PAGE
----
Last year I signed up for one reading challenge, Book’d Out’s Nonfiction Reader Challenge and I promptly failed to participate in any way 😦 So, we’re going to give that another go this year! We’ll see if I can have a better showing at the Nonfiction Nibbler level. That’s 6 books from her list of 12 categories. I got this 🙂

My Ohio State Buckeyes beat Clemson in the College Football Playoff and that was a fun evening 🙂 We also let Gage stay up til midnight on the 31st and bang some pots and pans on our deck when the ball dropped. It’s been cold, but we’ve been able to take some family nature walks and we’ve done some puzzles together which as been fun. Gage won our 2 and a half hour Monopoly game yesterday.

Oh, and we watched

Goosebumps 2 Haunted Halloween (2018) poster.jpg

I’m really hoping that this week we can put the election and all of the various shenanigan’s to rest and go back to being a model of adult behavior for our kids and the world.

Happy 2021! Goals and First Book

Happy New Year’s Eve everyone 🎉. Tis the season for reflection and thinking about what the new year could bring. 2020 has been a year of challenges, loss, and unexpected silver linings for many of us. I’m an only child who loves/needs to be around people and isolated by myself in equal measure. Having Jason and Gage home with me 24/7 since April has been a true blessing, but one that leaves me perpetually drained. My mantra of ‘just get through it’ isn’t something I want to carry over, even if the challenges of the pandemic do continue. So I’ve got two big things I want to do this year.

I’m calling my first goal #booked365. I’m going to read a book a day and post them daily on Instagram. I’ll most likely post here every few days. There is a caveat. Because my goal is not to be anti-social I might throw in a movie based on a book on the days when we need family snuggle time on the couch for a few hours. Figuring in at least a once a week movie that still leaves over 300 books. Is this even possible? I think so. Gage and I read at least 2-4 books together a week and those will count, but it will still be a good personal challenge. And for those weeks that are hard I can sit back and watch a movie based on something I’ve read. I’m looking forward this bookish year.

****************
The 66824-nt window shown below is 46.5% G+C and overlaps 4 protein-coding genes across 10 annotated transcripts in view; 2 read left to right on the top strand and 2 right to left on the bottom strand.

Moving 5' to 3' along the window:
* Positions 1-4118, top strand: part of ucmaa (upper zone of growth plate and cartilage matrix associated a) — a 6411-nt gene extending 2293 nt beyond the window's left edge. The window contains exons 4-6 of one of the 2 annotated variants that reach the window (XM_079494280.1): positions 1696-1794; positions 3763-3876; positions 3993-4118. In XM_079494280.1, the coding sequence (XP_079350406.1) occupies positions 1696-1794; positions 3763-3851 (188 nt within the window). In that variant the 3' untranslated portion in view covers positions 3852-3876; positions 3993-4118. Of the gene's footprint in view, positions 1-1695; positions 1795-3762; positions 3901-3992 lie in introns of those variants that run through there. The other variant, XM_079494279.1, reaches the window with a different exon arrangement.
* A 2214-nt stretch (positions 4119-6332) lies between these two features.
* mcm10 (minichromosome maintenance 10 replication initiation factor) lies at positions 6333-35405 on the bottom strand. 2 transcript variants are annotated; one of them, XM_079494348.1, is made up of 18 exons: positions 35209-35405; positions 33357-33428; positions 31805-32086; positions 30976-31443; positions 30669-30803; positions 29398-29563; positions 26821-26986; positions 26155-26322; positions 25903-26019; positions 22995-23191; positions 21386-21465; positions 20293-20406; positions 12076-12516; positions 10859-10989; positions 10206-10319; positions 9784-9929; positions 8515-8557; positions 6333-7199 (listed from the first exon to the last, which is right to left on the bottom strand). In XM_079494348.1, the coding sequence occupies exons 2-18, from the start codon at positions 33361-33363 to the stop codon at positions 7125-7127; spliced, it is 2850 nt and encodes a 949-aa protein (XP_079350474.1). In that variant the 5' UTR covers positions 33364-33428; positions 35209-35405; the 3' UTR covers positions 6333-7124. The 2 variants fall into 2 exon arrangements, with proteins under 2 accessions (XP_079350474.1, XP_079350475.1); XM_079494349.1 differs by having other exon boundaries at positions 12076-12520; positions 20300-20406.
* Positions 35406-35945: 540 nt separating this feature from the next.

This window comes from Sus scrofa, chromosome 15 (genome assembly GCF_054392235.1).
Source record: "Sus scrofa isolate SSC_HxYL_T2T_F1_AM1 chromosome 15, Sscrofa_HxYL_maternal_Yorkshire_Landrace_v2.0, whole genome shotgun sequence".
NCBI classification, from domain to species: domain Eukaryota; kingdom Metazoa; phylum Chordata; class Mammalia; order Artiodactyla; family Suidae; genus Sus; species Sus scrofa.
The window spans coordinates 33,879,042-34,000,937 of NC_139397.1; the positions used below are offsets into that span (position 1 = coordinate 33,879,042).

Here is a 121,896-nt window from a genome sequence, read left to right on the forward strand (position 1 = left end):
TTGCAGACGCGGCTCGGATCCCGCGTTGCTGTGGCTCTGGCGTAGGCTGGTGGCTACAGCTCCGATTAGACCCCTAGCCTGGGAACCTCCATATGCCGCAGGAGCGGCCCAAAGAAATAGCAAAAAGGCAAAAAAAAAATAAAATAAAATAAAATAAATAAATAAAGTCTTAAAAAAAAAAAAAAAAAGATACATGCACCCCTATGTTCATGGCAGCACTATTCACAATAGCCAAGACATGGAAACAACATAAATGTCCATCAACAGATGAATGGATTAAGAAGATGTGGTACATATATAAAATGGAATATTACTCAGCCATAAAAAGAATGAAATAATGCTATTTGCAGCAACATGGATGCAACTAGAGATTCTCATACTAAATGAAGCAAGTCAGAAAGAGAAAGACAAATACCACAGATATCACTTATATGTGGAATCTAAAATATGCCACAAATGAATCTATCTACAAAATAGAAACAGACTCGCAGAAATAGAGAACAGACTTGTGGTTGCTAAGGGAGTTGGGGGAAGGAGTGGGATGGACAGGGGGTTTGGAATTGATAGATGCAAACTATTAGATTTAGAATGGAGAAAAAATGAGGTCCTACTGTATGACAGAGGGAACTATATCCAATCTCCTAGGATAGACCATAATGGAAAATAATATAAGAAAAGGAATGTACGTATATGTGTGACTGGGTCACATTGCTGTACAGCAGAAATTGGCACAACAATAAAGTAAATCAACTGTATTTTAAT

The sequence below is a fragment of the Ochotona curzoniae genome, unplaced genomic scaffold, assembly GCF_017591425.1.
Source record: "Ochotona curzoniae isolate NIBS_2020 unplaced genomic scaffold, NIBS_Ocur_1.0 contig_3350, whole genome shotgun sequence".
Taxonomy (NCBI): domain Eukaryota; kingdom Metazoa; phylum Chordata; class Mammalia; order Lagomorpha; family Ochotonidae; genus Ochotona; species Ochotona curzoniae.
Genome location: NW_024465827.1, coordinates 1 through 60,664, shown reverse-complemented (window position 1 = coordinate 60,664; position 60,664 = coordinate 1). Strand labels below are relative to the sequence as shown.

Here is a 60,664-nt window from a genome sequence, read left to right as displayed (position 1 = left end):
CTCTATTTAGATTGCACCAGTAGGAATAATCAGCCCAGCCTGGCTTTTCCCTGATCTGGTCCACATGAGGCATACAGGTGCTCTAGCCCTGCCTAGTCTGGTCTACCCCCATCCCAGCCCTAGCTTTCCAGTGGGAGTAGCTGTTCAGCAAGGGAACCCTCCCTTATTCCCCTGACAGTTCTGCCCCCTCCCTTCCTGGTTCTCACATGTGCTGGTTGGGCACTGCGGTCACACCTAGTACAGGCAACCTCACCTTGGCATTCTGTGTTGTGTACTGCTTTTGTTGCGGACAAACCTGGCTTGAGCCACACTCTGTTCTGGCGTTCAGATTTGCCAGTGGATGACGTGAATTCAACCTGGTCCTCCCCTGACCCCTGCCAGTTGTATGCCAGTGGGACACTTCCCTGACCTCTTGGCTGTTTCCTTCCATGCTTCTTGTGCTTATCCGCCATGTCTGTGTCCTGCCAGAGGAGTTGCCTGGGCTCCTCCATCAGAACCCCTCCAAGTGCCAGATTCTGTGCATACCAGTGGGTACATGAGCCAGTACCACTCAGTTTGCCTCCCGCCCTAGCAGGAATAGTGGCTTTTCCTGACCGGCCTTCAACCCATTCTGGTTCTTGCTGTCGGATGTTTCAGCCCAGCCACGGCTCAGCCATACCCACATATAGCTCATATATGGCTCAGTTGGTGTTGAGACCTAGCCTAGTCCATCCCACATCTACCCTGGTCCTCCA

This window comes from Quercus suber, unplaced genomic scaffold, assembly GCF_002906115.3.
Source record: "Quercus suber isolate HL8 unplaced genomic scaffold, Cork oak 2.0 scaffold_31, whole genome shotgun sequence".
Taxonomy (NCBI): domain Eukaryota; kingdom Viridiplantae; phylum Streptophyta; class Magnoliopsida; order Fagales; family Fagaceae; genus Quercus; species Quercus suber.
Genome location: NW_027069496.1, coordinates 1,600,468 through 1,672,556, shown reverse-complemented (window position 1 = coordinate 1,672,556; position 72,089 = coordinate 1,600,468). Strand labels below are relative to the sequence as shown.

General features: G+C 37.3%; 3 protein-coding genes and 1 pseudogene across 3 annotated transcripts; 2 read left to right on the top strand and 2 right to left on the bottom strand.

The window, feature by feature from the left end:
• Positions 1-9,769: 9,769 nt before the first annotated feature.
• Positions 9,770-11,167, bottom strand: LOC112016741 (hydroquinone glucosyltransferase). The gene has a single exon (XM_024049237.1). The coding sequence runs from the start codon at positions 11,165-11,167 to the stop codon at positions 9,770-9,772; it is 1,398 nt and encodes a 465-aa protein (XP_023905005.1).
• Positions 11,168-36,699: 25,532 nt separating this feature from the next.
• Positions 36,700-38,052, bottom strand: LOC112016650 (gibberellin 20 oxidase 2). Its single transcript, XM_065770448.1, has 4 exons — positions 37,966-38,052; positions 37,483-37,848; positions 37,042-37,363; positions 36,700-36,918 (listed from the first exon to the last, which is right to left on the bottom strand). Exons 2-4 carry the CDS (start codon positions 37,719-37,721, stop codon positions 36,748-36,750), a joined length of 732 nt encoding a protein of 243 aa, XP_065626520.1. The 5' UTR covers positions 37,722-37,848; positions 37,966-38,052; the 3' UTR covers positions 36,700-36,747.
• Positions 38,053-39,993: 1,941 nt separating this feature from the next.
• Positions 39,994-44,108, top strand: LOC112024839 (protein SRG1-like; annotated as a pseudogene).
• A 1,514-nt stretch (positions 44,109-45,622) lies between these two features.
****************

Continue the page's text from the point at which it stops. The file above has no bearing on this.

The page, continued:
My second goal is very cliche as far as resolutions go, but it’s to lose 50 pounds by the time I turn 50 in October. A few weeks ago, during a sleepless night, I joined #noom with that goal in mind and I’m already down 5 pounds. I’m still a newbie but it did help me get down to root inspiration for my goal and having that front and center has helped. Losing a lot of weight is rarely (if ever?) just about looking better in a pair of jeans and it’s no surprise after some reflection and work on the noom lessons that my inspiration has to do with the little man who needs me to live forever.

I’m so excited that Sheila continues to do this every year. When I read Untamed by Glennon Doyle last week there was a chapter about racism and white women’s role in it that struck a cord with me. So much so that when I was going through my possible first book of the year choices this one called my name. See if you can find me! I’m also representing my Buckeyes who are playing in the Sugar Bowl tonight 🙂